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From: firstname.lastname@example.org (klmok)
Subject: Re: Contract Dispute questions.
X-Newsreader: Forte Free Agent 1.21/32.243
Date: Wed, 20 Nov 2002 07:47:07 GMT
NNTP-Posting-Date: Wed, 20 Nov 2002 00:47:07 MST
Organization: Shaw Residential Internet
On 19 Nov 2002 17:42:11 -0800, Winfield Hill
> [ snip sad story ]
> Your story sounds to me like classic software engineering trouble.
> One engineer to create a specialized hardware platform and to also
> write the software, which is a recipe for disaster. :-( Well, it
> sounds like you were happy with his initial prototype, the question
> is what happened after that?
No I wasn't. The progress was pretty lame on all fronts from the very
beginning. There was no preliminary design study on his part and he
just improvised as he went along. There were a lot of omissions and
suspicious work habits that buzzed my antenna but all I wanted was a
finished product and did not comment on how he managed the project.
Having paid the down payment I had to encourage them to finish the
Until Nov this year the max small claims court was only $7500 and
therefore not worth pursuing. I wanted the project done.
>My guess is that the prototype didn't
> implement all the software functionality you sought, and he ran into
> trouble trying to implement it.
There was a hardware engineer and a software engineer on the project,
if they found time at all to work on my project. Being a complete
stranger to this game I had "sucker" written all over my face.
First the contractor wanted to buy into the project but I said why not
have a working copy first then we can talk. He then tried to get me
to load up my project for his tax write offs. For $20K ($50K for the
whole project) there was no way I was going to screw up my taxes
especially when I have more projects in the pipeline for which I will
All the software written to date wouldn't even fill up one floppy
disk which had room for two gerber files and had disk space to spare.
We are looking at a small program way under 700KB.
>There's little doubt the problem
> isn't insufficient memory space, even if the over-extended fellow
> used that as an excuse, but instead simply inadequate software
> expertise and implementation.
This is important to me. What is the technical explanation that a
software fix would have succeeded? His engineers said that there was
not enough addressable memory.
> Let's assume that you have a solid hardware platform.
Not even close. As I said it froze up the PC by just leaving it
Alarming response. I emailed the gerber files to 3 board fab
companies, one local, one in another province and one US. They
wouldn't even return my emails, phone calls or faxes, all three of
them . They were all so solicitious during initial enquiries.
> bet now and your fastest time-to-market, which is what counts, is
> to find a new programmer and to enlist the help of your hardware
> engineer in bringing the new fellow up to speed and writing solid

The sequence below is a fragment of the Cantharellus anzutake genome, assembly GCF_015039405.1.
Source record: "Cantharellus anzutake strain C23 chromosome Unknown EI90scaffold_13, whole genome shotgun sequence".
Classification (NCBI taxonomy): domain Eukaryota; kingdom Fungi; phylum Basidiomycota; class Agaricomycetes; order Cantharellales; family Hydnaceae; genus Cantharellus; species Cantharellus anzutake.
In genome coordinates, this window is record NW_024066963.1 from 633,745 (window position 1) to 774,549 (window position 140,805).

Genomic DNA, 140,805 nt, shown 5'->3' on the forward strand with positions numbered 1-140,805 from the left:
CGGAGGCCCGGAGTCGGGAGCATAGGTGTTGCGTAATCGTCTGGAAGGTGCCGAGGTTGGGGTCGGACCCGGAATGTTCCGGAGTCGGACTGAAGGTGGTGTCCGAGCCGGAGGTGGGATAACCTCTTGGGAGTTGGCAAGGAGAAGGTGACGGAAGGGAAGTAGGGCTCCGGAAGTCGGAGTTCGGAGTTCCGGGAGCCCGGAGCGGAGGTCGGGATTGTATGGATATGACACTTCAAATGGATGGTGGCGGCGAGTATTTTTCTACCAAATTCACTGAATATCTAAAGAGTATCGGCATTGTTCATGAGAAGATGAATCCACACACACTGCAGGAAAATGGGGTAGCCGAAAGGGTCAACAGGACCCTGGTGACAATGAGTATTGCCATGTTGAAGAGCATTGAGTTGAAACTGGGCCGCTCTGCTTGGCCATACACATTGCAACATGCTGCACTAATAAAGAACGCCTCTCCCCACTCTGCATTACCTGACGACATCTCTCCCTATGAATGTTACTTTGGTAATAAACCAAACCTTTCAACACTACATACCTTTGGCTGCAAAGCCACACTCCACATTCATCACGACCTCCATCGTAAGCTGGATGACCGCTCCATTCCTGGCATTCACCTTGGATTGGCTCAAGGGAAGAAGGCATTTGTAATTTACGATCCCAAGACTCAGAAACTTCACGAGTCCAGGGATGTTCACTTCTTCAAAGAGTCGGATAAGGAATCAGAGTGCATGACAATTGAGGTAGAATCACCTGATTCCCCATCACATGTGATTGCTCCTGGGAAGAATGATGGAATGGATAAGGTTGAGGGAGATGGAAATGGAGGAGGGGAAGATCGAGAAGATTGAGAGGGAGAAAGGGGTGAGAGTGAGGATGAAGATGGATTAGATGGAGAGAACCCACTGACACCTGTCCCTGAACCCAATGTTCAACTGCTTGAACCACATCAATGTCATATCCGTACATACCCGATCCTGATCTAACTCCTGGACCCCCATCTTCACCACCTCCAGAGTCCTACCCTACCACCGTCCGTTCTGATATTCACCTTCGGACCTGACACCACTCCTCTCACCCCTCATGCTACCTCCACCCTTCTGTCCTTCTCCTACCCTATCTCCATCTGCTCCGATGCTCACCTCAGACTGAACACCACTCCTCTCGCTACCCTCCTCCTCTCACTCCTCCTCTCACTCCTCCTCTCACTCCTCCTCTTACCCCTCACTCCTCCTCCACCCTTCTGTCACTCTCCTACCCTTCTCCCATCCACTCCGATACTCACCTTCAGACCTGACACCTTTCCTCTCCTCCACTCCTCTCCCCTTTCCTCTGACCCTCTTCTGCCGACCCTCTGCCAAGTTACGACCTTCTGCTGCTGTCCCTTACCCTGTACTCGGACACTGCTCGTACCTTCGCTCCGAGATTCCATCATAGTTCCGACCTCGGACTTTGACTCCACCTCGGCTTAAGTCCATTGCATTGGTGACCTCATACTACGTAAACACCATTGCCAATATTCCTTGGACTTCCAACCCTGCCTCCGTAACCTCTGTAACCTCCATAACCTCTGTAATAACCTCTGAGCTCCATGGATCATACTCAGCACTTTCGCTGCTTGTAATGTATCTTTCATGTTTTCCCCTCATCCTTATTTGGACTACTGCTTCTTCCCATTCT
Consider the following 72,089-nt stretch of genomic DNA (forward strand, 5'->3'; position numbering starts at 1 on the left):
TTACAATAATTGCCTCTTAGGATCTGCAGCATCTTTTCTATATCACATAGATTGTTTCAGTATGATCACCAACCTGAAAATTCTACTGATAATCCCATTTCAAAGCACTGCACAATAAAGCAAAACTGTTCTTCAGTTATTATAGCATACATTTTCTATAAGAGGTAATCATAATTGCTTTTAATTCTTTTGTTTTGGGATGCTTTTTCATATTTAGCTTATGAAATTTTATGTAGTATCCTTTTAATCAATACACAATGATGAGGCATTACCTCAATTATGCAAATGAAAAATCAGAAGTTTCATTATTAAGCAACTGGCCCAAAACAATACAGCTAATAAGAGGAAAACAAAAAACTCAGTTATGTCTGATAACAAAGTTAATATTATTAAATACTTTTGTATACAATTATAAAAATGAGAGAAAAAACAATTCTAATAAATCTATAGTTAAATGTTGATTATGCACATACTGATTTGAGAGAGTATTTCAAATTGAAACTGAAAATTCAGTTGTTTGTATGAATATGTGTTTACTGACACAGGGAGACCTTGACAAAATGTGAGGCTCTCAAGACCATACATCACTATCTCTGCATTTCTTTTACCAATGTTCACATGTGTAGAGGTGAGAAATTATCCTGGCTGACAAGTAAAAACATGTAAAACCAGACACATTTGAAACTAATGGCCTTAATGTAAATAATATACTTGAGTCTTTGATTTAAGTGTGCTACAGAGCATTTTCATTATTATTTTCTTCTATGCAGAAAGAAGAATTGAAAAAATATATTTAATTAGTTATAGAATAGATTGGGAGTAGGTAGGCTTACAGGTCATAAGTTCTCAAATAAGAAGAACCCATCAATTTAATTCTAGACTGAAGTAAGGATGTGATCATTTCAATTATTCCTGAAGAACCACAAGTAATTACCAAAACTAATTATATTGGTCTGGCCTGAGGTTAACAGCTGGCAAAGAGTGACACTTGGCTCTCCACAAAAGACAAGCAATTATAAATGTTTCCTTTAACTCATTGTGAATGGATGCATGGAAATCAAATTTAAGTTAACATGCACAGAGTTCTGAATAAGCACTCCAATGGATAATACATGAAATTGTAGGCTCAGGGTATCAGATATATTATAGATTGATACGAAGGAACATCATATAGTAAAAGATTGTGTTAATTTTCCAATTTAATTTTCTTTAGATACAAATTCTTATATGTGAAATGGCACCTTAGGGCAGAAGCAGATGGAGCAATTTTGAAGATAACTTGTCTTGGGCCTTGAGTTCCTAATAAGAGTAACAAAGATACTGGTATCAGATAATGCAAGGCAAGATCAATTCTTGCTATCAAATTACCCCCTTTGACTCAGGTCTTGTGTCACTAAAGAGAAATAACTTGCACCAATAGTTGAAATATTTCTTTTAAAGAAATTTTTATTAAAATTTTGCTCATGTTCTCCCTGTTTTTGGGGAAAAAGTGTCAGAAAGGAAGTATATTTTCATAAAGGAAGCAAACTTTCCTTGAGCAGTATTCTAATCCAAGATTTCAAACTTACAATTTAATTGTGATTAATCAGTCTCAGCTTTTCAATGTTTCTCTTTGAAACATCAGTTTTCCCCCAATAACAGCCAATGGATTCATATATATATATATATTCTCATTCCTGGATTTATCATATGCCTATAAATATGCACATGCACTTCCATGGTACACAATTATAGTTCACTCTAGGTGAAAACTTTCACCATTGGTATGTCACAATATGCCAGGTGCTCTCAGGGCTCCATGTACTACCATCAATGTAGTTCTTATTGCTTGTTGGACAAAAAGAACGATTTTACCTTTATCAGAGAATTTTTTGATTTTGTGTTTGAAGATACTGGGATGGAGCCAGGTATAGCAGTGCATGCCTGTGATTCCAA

> code for your design.
Already done on a clean sheet with a new contractor and the
development time is 4 months with all the bells and whistles. It even
cost less than the first contractor's price. I will get a fully
functional and manufacturable product by March 2003, 9 months from
start date of the input device project plus this electronics module
project. Got government funding for them too. It such a pleasure to
work with the two new teams.
The first contractor obviously did not have the technical expertise
to undertake even this third year undergrad lab project. There is no
way I want to have him do anything and drag out the agony for another
> Forget a lawsuit, that'll drive you into
> deeper trouble. $20k is not much money for a complex project, and
> is not necessarily out of line for refined producible hardware, so
> another $10 to 20k to get the engineering finished is in order.
The trouble is that it is a standard engineering project cobbling
together off the shelf solutions. The real innovation is in the input
device, an entirely separate project not involving the first
contractor. This is an electro mechanical device, for use by the
disabled, that plugs into the electronics module then to the PC.
The beauty of the small claims court is that I don't need lawyers.
The limit falls exactly within my claim. I have enough email trail of
evidence and the fact of his crappy breadboard to argue my case. He
never wrote any progress reports to explain his work one way or
another, a violation of a contract condition. 18 months on a four
month estimate is way beyond any reasonable extension. I don't need
to salvage anything from him. I might as well go for the monetary
damages. At worse I get nothing which is exactly the posiiton I am in
Plus by the time it reaches court I will have a superior working
implementation of what the project is about including the development
timeline and costs. He can't claim that it is too complex or
impossible to build.
> After that you'll have much larger expenditures for the production
> runup and for marketing, etc., not to mention staffing for sales.
Yep. This invention has taken a life on its own. Fortunately its a
project anyone can love and I have received a lot of support from the
engineering community (free advice), the economic development
agencies, the medical profession and most of all ,the funding agencies
including the tax dept (for tax credits.)
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